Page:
Thirteen Colonies > Middle Colonies > Province of New York

Province of New York

Background

England's attempt to make the colonies pay the expenses of the war by means of the stamp tax thoroughly aroused the opposition of commercial New York, already chafing under the hardships imposed by the Navigation Acts and burdened with a war debt of its own exceeding £300,000. The assembly was almost unanimous in voicing its protest to the governor. It authorized its committee, which had been appointed to correspond with the New York agent in London, to correspond also with the committees in the other colonies and this committee represented New York in the Stamp Act Congress, a body which was called at the suggestion of Massachusetts, met in New York City in October 1765, was composed of twenty-seven members representing nine colonies, and drew up a declaration of rights, an address to the king, and a petition to each house of parliament. When the Sons of Liberty, a society composed largely of unfranchised mechanics and artisans of New York City, which began to dominate the movement immediately after the Congress adjourned, resorted to mob violence—destroying property and burning in effigy the governor and other officers—the propertied classes drew back, and a few years later the popular or patriot party lost its control of the assembly.

Since the Zenger trial there had been a court party and a popular party: the former included many wealthy Anglicans and was under the leadership of the De Lanceys, the latter included many wealthy and influential dissenters and was under the leadership of the Livingstons. During the administration of Governor Clinton (1743-1753) a quarrel between the governor and James De Lancey, the chief-justice, had greatly weakened the court party, and nearly all its members supported their rivals in opposition to the Stamp Act. In the series of events which followed the first violence of the Sons of Liberty important changes were made in party lines. Personal rivalry and creed became subordinate to political principles.

The court party became the Loyalist party, standing for law as against rebellion, monarchy and the union of the empire as against republicanism; the popular party became the patriot party, determined to stand on its rights at any cost. The Stamp Act was repealed in March 1766, but the Townshend Acts, imposing duties on glass, paper, lead, painters' colours and tea, followed closely. They were met in New York by fresh outbursts of the Sons of Liberty and, as in the other colonies, by an association of nearly all the merchants, the members pledging themselves not to import anything from England until the duties were repealed. New York had also been requested to provide certain supplies for the British troops quartered in the city. This the assembly refused to do but parliament answered (1767) by forbidding it to do any other business until it complied.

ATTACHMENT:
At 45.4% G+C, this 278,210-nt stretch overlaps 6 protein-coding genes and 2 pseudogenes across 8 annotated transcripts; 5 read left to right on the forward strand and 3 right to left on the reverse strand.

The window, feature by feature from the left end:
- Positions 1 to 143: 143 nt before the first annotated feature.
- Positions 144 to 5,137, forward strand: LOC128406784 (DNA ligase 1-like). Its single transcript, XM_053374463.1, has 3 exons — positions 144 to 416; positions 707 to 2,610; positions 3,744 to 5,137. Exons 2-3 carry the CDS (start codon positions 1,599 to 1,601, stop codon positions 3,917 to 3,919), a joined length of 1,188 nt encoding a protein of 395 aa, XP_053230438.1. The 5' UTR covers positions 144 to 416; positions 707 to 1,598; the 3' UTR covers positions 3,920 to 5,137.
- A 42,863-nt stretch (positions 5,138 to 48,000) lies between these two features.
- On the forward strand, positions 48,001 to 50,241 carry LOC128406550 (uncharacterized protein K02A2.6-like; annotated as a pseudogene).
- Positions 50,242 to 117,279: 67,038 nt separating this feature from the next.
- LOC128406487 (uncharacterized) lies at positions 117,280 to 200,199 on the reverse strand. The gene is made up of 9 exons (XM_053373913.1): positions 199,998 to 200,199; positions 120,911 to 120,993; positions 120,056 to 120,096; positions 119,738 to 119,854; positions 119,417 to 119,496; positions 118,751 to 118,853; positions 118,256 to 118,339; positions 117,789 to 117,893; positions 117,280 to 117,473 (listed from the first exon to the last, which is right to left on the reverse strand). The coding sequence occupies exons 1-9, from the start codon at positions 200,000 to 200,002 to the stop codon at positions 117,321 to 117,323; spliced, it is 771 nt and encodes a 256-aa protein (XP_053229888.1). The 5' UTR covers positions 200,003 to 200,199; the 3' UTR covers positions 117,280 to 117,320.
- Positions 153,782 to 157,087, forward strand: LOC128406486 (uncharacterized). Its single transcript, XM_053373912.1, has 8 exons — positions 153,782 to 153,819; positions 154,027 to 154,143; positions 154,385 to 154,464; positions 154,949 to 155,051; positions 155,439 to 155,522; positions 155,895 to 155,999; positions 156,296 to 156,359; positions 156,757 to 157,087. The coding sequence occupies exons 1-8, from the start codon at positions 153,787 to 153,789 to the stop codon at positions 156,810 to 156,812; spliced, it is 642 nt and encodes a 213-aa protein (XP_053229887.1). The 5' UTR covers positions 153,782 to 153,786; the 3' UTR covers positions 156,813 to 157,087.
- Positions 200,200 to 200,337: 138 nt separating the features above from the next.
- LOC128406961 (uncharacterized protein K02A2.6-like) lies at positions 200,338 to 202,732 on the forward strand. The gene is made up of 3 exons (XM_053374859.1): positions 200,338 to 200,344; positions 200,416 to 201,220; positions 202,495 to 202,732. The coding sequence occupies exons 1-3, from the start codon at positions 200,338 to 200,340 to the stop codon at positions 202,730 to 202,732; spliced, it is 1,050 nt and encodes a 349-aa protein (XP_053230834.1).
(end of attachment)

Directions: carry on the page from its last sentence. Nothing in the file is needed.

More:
It was under these conditions that the Loyalists, in the elections of 1768 and 1769, gained control of the assembly and in the latter year passed an act granting the soldiers' supplies. When, in 1770, all the duties except those on tea were repealed, the conservative merchants wished to permit the importation of all goods from England except tea. The Sons of Liberty strongly opposed this, but the conservatives won and went over to the Loyalists. The moderate Loyalists joined in the election of delegates to the first Continental Congress; but the great body of Loyalists in New York strongly disapproved of the “dangerous and extravagant” measures adopted by that body, and the assembly, in January 1775, refused to approve its acts or choose delegates to the second Continental Congress. The patriots met this refusal by calling a provincial convention to choose the delegates.

Scarcely had they done this when news of the encounter at Lexington produced a strong reaction in their favour, and in May 1775 they called a Provincial Congress which usurped the powers of the Assembly. Still, conditions were such in New York that a fight for independence was not to be lightly considered. The failure of Montgomery's expedition against Canada at the close of 1775 left the colony exposed to British attacks from the north. In the south the chief city was exposed to the British fleet. Sir William Johnson died in 1774, but under his influence and that of his son, Sir John Johnson, and his nephew Guy Johnson, the Mohawks and other Iroquois Indians had become firmly attached to the British side and threatened the western frontier. In various sections, too, considerable numbers of Loyalists were determined to aid the British. When, in June 1776, a vote on the Declaration of Independence was pending in the Continental Congress, the New York Provincial Congress refused to instruct its delegates in the matter; but a newly elected Provincial Congress, influenced by a Loyalist plot against the life of Washington, adopted the Declaration when it met, on the 9th of July.